Back to those options. Cohen has call options in Bed Bath & Beyond with astronomical strike prices of $60, $75 and $80 per share. (The stock closed at $23 yesterday.) He outlined those options when he disclosed his initial stake. But it appears Cohen had to make a fresh disclosure on Monday night because the retailer changed its number of outstanding shares, leaving him with more than 10 percent and qualifying him as a major shareholder. Still, that filing sent retail traders into a tizzy. They bought $73 million in Bed Bath & Beyond stock on Tuesday and flooded Reddit’s WallStreetBets board with memes urging Cohen on.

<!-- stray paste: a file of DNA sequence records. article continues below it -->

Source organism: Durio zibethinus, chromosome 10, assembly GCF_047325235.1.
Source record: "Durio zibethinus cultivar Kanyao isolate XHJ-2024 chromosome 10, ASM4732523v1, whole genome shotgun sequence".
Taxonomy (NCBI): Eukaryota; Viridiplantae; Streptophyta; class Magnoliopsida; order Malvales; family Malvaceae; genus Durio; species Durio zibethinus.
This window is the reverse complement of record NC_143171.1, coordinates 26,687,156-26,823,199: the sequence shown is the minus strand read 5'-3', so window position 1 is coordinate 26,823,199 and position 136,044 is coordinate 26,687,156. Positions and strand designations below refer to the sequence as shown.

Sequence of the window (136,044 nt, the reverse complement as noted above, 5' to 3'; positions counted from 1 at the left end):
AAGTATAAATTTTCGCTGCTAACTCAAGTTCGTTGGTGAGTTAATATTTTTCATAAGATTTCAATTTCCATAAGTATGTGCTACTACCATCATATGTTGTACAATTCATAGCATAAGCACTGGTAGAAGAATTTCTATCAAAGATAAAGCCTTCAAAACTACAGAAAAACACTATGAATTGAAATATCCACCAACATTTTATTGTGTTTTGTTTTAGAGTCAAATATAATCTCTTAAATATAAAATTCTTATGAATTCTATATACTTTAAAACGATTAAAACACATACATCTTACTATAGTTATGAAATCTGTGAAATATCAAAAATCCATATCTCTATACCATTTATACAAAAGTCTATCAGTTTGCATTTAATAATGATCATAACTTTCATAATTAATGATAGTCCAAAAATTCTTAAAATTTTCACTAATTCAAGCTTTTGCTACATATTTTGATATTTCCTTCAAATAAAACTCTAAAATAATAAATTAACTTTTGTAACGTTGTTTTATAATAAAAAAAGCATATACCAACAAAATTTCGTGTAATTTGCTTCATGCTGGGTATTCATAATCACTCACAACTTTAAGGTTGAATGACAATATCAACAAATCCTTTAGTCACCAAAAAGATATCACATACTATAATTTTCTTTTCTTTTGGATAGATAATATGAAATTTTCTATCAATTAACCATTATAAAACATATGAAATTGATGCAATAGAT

Now Cohen wants the ability to sell out. Yesterday, via his investment firm RC Ventures, Cohen filed a Form 144, which is required of any large shareholder who wants to sell a chunk of their shares. Under S.E.C. rules, anyone who files the form “shall have a bona fide intention to sell the securities” within a reasonable time. (Experts note that Cohen may ultimately sell none, some or all of his stake.) The stock was down about 13 percent in pre-market trading today.
“Good for him,” said Daniel Taylor, a professor of forensic accounting at Wharton: “That’s prudent risk management, so that he can sell the shares if he wants to lock in the giant gain.” Things might get into a gray area, Taylor said, if Cohen had bought the stock and disclosed the calls solely to lift Bed Bath & Beyond’s share price and flip a profit. But that sort of intent would be hard to prove.